A Patent War Afoot? Kingpins of E-Commerce Ready for Battle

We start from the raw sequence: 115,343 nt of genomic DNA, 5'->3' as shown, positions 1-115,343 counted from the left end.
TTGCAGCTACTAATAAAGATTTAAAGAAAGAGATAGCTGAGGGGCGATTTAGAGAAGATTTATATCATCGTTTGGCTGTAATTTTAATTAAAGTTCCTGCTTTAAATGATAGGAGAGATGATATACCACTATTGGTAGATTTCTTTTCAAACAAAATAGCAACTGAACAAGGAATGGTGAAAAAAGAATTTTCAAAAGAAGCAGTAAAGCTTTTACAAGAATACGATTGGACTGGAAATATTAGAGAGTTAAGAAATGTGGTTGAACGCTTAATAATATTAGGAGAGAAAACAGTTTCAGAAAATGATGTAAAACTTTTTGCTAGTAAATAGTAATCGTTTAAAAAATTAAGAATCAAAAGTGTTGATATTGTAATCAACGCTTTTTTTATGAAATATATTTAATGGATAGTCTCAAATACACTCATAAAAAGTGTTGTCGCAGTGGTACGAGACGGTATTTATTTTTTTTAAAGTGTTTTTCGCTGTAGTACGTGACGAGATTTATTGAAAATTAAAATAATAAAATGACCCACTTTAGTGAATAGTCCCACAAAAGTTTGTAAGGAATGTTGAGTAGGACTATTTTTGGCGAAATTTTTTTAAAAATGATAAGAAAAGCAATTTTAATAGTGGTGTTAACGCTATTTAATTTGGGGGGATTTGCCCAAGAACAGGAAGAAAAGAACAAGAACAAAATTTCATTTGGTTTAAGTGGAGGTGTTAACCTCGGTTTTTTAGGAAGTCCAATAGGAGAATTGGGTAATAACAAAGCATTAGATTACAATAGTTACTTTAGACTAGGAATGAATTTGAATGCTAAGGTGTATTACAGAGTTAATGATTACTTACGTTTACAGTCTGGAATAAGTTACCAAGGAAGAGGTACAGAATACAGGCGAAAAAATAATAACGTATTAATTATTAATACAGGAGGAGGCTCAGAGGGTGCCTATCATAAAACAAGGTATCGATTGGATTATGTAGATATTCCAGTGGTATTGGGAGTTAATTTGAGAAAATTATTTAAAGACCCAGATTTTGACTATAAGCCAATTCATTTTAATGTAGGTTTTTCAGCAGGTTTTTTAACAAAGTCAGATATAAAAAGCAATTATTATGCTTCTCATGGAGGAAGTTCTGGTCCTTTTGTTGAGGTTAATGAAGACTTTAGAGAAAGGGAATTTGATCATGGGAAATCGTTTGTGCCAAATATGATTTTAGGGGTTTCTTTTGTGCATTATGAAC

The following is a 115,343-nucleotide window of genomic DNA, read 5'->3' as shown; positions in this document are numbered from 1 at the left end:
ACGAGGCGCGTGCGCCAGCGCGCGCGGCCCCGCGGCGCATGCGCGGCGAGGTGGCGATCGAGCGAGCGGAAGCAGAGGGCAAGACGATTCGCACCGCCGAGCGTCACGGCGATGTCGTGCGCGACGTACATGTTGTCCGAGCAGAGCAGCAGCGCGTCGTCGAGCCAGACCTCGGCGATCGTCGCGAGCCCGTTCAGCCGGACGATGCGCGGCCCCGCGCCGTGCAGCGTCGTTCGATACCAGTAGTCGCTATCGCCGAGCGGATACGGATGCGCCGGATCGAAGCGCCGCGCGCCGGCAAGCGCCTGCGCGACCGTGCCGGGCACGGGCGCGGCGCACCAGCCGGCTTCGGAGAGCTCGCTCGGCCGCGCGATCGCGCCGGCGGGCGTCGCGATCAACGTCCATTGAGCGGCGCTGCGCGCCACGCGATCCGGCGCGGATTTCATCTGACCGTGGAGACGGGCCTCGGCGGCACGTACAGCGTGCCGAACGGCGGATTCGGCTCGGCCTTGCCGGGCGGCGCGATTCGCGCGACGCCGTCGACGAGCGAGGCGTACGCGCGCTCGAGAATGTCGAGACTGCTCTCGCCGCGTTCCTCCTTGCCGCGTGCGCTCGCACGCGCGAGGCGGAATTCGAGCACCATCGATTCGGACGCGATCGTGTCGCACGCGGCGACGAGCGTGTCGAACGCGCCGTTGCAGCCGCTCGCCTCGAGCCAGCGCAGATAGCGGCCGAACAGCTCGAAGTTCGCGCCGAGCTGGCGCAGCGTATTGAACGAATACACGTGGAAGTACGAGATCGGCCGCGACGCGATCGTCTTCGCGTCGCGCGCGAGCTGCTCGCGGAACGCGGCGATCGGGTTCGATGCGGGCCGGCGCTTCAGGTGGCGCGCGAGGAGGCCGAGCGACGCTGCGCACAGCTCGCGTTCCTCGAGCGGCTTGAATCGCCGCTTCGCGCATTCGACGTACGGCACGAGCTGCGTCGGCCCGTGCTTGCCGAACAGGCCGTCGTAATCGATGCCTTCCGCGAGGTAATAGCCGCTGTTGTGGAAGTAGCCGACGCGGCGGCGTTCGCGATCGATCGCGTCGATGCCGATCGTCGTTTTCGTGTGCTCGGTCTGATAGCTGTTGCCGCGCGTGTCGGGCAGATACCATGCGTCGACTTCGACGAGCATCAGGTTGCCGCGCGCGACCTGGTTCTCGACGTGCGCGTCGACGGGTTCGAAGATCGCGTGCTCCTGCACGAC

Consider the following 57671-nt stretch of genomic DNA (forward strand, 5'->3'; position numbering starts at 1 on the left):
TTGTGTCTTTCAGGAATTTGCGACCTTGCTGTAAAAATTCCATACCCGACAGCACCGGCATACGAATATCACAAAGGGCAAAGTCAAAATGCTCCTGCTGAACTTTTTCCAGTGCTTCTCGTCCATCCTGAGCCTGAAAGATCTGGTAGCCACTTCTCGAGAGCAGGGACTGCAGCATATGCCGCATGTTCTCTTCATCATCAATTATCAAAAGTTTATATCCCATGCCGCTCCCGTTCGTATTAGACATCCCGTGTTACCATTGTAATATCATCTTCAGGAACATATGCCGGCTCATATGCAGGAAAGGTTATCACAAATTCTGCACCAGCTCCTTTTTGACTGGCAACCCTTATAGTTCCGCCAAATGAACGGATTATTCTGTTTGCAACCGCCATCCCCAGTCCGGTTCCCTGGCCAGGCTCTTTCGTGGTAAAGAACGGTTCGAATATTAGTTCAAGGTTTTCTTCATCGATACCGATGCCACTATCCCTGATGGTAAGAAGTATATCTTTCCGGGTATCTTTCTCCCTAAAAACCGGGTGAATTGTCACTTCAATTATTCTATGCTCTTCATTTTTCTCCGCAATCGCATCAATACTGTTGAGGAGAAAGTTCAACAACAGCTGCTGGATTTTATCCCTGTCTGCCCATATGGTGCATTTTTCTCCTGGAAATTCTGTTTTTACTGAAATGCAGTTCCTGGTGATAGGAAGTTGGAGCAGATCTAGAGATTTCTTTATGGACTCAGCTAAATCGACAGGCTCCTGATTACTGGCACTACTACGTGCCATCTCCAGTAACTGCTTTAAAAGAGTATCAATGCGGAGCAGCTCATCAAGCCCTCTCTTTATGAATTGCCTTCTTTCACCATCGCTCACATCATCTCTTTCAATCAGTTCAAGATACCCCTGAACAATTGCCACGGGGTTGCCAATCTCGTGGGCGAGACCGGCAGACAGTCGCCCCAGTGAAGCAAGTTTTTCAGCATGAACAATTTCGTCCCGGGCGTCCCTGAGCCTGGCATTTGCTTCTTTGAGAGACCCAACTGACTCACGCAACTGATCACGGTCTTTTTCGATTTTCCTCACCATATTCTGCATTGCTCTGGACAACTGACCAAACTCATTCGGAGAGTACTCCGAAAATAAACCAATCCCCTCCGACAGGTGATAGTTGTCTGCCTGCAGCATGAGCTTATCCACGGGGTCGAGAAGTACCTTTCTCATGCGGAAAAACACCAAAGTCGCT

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Why share when you can own is a maxim as fundamental to American thought as the freedom to rebel against your parents. Perhaps that's the reason the Internet was doomed to become a predominantly commercial space once American corporations got their hands on it. Sure you can still access a treasure trove of analysis on James Joyce's "Ulysses" or find a multitude of cures for hiccups online, but lately the real excitement surrounding the Internet stems from the desire to stake some electronic turf and make a profit.Americans are obsessive entrepreneurs, invention freaks, always looking for the next new thing to capitalize on. In many ways, the law has abetted this tendency. When Thomas Jefferson, Henry Knox and Edmund Jennings Randolph signed the original patent law in 1790, their idea was to give inventors a means of protection and a financial incentive. The Patent and Trade Office (PTO) has been busy ever since. But whereas it took 46 years to produce a total of 10,000 American patents, now the patent office issues that many patents every three weeks. This means big business for the PTO. According to Kevin G. Rivette and David Kline, the authors of "Rembrants in the Attic: Unlocking the Hidden Value of Patents," patent licensing revenues have shot up 700 percent in the past eight years alone, from $15 billion in 1990 to well over $100 billion in 1998. Revenues, they say, could reach a half-trillion dollars annually by the middle of the decade.What's surprising, or perhaps not surprising at all considering the money-making potential of the Internet, is that a good bulk of today's patents are for e-commerce ideas. In the last few months, online companies have gotten patents for everything from rewarding customers for looking at ads and securing credit card payments, to creating profiles of Internet users and auctioning cars. Online business techniques that may seem "obvious" or unpatentable are being given the PTO's benediction, making way for a possible patent war that could impede innovation and keep intellectual property lawyers waist-deep in lawsuits.The most egregious and well-publicized examples of e-commerce patents won and enforced have come from the big guns of the Internet. Last September, Amazon.com got a patent for its "one-click" technology, an ordering system that allows cyber customers to pull up their credit card and buy items with a click of the mouse. A few months later -- at the height of the Christmas shopping season, no less -- Amazon won a court injunction that forced its main competitor, BarnesandNoble.com, from using its similar "Express Lane" method. Barnes & Noble scrambled to change their ordering system and now its customers complete transactions with a superfluous click.Jeff Bezos, Amazon's founder and Time magazine person of the year, is, as one would suspect, emboldened by his success. He has a dozen other patents pending and just got a new one for Amazon's "affiliate program" -- a system of letting Web sites refer customers in exchange for commissions. But according to Salon.com, about 3,000 sites have long-established affiliate programs (a few of which predate Amazon's patent application) that account for as much as 25 percent of e-commerce sales. And these sites are not letting Bezos off easily. He has been beset with accusations of foul play; warned that if he begins firing off lawsuits, an Internet-style bloodbath will ensue -- replete with a cast of creative hackers and tirelessly irate free software activists.Internet entrepreneurs are wringing their keyboard-weary hands. For if Bezos sues and wins, e-commerce will become controlled by a small club of monopolists who had the bright idea of patenting their "ideas" first. "This is a disaster," Lawrence Lessing, a Harvard law professor and cyberspace expert, told the New York Times. "This is a major change that occurred without anybody thinking through the consequences. In my view, it is the single greatest threat to innovation in cyberspace, and I'm extremely skeptical that anybody's going to get it in time."Bezos is not alone in his march to patent widely used technologies. Jay Walker, a Connecticut entrepreneur whom Forbes magazine called the "New Age Edison," holds 18 patents on Internet business ideas and has about 250 pending. At his company, Walker Digital, he has a legal department staff of 60 who generate an average of two patents every week. Industry critics are aghast at the lack of novelty of his so-called inventions, such as the one he received for ordering fast food with a Palm Pilot that allows you to skip the hassle of talking to an actual person at the drive-up window. Walker's fast food-Palm Pilot patent, like Amazon's one-click patent, passed because there was no "prior art" -- documented evidence of a similar idea -- in the PTO's archives. And it is probable that neither company's lawyers provided the PTO with examples.Eyebrows are also rising in reaction to Walker's patent for "buyer-driven sales," which led to Priceline.com, a Web site that allows customers to bid on everything from airline tickets to groceries. But doubt about the patent's validity has not stopped investors from driving up Priceline's stock market value to $10 billion (even though the company, like so many highly valued Web sites, has not turned a profit). Nor has his patent kept him out of court. A San Francisco company called Marketel is suing Priceline for stealing trade secrets. Walker, in turn, is suing Microsoft's travel Web site Expedia for infringing on its patent for buyer-driven commerce. Who benefits? Certainly lawyers who will make a bundle off e-commerce suits that, on average, cost more than $1 million. Obviously savvy Internet entrepreneurs rushing their applications off to the Patent and Trade Office. Yet the larger question, as Harvard's Lessing points out, is: Will the courts or the PTO realize the folly of their decisions sooner rather than later? So far, the courts have given a green light to patenting software-enabled business practices. In 1998, a precedent was set when a court upheld Signature Financial Group's patent on a computer accounting system that was being used by banks around the world. Through sheer numbers, the patent office is bolstering the same trend. MIT's Technology Review estimates that the PTO, which refused to grant patents on software 20 years ago, will have granted close to 100,000 software patents by the end of 2000. Few insiders watching this turn of events have kind words for the PTO. Mitch Kapor, founder of Lotus Corp and now a principal of The Electronic Frontier Foundation, has warned of a "Bhopal of software patents," and predicted that lawsuits would cause a breakdown in the industry. Kapor, like many proponents of the Open Source Movement, which advocates technical collaboration and free use of software, believes the PTO is giving patents to inventions that should belong to everyone.Donald Chisum, an expert on patents and a law professor at Santa Clara University, argues that not all the blame can be put on the patent office. "Sure, certain things could be done to make the patent office better," he says, "but that would take money. It's important to remember that the office is supposed to be self-funding. All these fees come in and Congress rakes a big chunk of it off for budgetary purposes."Gregory Aharion, editor of the Internet Patent News Service, is less forgiving. He argues that bad software patents are being issued because PTO examiners don't know enough about the computer business. "The U.S. Patent Office is just not competent to examine software patents," Aharion told the New York Times. "Eighty percent of software patents effectively cite nothing from the computing literature." "It's a cold war," added Aharion. "It's just people playing legal games." The PTO, however, is not deaf to criticism. In response to accusations that patents are choking off innovation by granting exclusive rights to methods of electronic commerce, Patent Commissioner Q. Todd Dickinson announced on March 29 that the PTO will be making some changes. Starting immediately, the patent office will overhaul the way it examines and awards patents for online practices, requiring a broader search of past inventions and instituting a second review of applications by two senior-level examiners. "We think this second pair of eyes will be very helpful," said Dickinson.Yet it's unclear how the PTO's upgrade will affect existing e-commerce and software patents. The losers in the tug of war among the courts, the PTO and patent-crazed Internet moguls are still sites whose online business practices infringe upon others' patents. "Entrepreneurs have to slow down or live in fear," says Eric Goldman, a cyberspace law expert with Epinions.com. "Back when I was a IP [intellectual property] attorney, I received e-mails from clients saying, 'My God. I can't believe patent number so-and-so has been issued. If it's presumed valid, I'm screwed.'" Richard Stallman, founder of the Free Software Foundation and co-creator of the nonproprietary Linux/GNU operating system, despises the patenting of software but says there are ways to cope with the situation. "We can search for evidence that a patent is invalid," he offers, "and we can look for alternative ways to do a job. But each of these methods works only sometimes; when both fail, a patent may force all free software to lack some feature that users want. What will we do when that happens?"Fortunately, the Web is now the favorite haunt of a new breed of armchair radicals who consider sites that enforce patents enemies to be punished. NoWebPatents.org, which organized to protest Amazon's patents, quickly attracted 4,000 signatures, and 10,000 more people have denounced Bezos through Internet publisher Tim O'Reilly's site -- forcing Bezos to admit, "It's possible that current rules governing business method and software patents could end up harming us all." The media has also been vigilant. Tech writers have ridiculed and condemned Internet entrepreneurs' push to patent dubious inventions. Yet the U.S. is rating pretty low these days for punishing high-profile companies in search of a monopoly. One can only hope that the court system will realize at least one of the things at stake -- an innovative business climate on the Web -- and refuse to back up the PTO's bad e-commerce patents.